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Small Business Digest


Helping Women Sell – and Helping Men Sell to Women

Companies don’t need to hold separate training seminars for their male and female sales staff, but they should recognize the differences in how men and women communicate.

 Understanding those differences can help sales associates adapt their approach, and, it is to be hoped, reach the lucrative female market. Judy Hoberman, a former sales manager with 30 years’ experience, is the author of the new book Selling In a Skirt, which teaches both sexes how to sell to this exclusive segment.

The book also encourages women in sales to use their innate relationship skills to make more sales and helps male managers recruit, train and retain female sales professionals.

Originally intended only for women in sales, the book “evolved 360 degrees,” says Hoberman, after she spoke with numerous male managers who acknowledged one of their biggest concerns was how to attract, and retain, female sellers.

“Women are responsible for 85% of consumer purchases, so if you don’t know how to sell to them, you’re done,” she explains.

“I also did it because I was looking for something that would have helped me,” says the veteran seller. “I think about if I had a female mentor, just one, my whole life would have changed drastically. I thought if I could give back to someone how amazing that would be.”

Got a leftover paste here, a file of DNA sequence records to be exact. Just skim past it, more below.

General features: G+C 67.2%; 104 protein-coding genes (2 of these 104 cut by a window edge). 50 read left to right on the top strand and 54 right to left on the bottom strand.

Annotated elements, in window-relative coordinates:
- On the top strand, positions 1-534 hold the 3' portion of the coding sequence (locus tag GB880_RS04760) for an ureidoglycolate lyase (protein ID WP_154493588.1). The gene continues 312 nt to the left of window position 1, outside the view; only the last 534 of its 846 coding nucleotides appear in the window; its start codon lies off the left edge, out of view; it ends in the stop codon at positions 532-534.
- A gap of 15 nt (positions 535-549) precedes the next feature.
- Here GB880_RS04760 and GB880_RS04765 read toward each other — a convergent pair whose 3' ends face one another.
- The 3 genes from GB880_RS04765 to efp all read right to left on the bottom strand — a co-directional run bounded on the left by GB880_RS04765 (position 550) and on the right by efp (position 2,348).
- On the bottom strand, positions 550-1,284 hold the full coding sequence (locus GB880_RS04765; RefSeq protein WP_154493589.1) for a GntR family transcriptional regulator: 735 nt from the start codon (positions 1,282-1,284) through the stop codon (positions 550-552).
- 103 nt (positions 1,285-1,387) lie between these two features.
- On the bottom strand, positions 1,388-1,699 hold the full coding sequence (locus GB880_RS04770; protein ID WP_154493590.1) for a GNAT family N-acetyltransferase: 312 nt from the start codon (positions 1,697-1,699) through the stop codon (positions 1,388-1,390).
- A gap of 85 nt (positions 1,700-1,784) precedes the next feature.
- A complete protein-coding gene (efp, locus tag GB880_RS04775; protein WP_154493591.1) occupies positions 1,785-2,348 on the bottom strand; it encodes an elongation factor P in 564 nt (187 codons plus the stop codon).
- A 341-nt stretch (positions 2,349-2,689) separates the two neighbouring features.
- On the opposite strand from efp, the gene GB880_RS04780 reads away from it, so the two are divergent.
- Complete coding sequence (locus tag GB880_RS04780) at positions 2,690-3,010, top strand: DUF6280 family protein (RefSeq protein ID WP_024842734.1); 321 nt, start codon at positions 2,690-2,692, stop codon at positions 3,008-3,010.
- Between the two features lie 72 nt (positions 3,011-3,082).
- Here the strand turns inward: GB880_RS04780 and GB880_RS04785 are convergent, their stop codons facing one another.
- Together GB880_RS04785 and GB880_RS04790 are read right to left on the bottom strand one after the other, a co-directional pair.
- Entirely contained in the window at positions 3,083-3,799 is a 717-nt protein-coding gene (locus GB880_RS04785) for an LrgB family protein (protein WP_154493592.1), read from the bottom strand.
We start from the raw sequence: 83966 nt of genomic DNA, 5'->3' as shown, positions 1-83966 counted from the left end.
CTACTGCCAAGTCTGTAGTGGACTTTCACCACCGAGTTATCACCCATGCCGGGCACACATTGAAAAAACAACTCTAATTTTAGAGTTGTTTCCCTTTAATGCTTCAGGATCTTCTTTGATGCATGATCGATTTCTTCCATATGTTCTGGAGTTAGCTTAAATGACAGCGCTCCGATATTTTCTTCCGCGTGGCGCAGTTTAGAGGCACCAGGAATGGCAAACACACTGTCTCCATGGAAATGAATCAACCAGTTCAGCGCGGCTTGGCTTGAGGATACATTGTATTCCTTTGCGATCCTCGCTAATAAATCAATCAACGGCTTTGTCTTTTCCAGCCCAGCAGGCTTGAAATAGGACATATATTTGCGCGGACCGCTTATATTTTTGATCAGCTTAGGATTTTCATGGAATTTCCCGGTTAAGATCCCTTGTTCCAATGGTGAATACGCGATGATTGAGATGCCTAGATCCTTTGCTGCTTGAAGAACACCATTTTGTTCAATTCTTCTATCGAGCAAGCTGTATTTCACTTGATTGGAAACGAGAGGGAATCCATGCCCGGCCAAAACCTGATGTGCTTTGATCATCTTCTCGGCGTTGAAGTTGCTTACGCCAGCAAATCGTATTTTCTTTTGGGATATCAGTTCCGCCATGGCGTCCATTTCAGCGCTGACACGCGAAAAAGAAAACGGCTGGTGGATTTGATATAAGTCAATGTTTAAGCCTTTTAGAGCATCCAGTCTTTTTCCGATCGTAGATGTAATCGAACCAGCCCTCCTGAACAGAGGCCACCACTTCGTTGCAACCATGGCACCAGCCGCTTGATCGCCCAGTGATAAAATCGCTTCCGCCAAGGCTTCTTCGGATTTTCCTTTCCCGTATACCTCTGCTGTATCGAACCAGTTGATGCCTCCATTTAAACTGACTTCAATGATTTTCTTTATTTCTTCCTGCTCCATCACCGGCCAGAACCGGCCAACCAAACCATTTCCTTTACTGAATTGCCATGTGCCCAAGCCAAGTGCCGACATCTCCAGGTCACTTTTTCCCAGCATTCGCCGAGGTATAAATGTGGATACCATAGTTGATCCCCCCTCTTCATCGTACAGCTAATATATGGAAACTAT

Hoberman’s book is largely based on her experiences working in several industries. For the funny anecdotes, she often referred to journals she kept throughout the years.

She’s happy with the result, and although some may be hesitant, she believes many of the male-dominated companies will embrace her theory.

“I think the initial reaction I got was, ‘I don’t sell in a skirt. This is for women.’ But it does say on the cover that these are things that men need to know as well. If I ask them if they have enough women on their sales team, they get it,” she says. “I’m not saying it’s right or wrong, it just explains the differences if you have a female versus a male counterpart.”

Hoberman, who delivers keynote speeches and training seminars to large groups of men, always asks the same basic questions to help gauge the audience: How many of you are in sales? How many of you work with the opposite sex? How many of you think men and women are different?

The last question often draws the most laughter, but when Hoberman begins sharing examples, she can practically see when many in the audience experience that “Aha!” moment.

“Sales professionals who understand this dynamic and adapt to a woman’s communication style are much more likely to make the sale, and to win referrals if they continue to nurture the relationship.”

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